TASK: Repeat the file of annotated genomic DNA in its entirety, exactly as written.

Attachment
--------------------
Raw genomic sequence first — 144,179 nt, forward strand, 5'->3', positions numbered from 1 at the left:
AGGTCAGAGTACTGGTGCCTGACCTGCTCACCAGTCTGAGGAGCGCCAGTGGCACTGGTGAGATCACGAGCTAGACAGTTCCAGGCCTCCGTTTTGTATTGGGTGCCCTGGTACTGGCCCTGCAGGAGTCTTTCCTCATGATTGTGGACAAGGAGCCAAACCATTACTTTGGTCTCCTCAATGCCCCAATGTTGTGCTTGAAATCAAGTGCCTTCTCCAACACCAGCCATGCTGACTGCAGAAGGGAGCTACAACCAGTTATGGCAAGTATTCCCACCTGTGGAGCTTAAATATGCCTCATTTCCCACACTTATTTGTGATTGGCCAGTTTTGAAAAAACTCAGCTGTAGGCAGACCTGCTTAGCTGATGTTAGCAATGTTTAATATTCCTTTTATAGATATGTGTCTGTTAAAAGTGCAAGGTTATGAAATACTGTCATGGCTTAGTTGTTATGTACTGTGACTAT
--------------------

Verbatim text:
Raw genomic sequence first — 144,179 nt, forward strand, 5'->3', positions numbered from 1 at the left:
AGGTCAGAGTACTGGTGCCTGACCTGCTCACCAGTCTGAGGAGCGCCAGTGGCACTGGTGAGATCACGAGCTAGACAGTTCCAGGCCTCCGTTTTGTATTGGGTGCCCTGGTACTGGCCCTGCAGGAGTCTTTCCTCATGATTGTGGACAAGGAGCCAAACCATTACTTTGGTCTCCTCAATGCCCCAATGTTGTGCTTGAAATCAAGTGCCTTCTCCAACACCAGCCATGCTGACTGCAGAAGGGAGCTACAACCAGTTATGGCAAGTATTCCCACCTGTGGAGCTTAAATATGCCTCATTTCCCACACTTATTTGTGATTGGCCAGTTTTGAAAAAACTCAGCTGTAGGCAGACCTGCTTAGCTGATGTTAGCAATGTTTAATATTCCTTTTATAGATATGTGTCTGTTAAAAGTGCAAGGTTATGAAATACTGTCATGGCTTAGTTGTTATGTACTGTGACTAT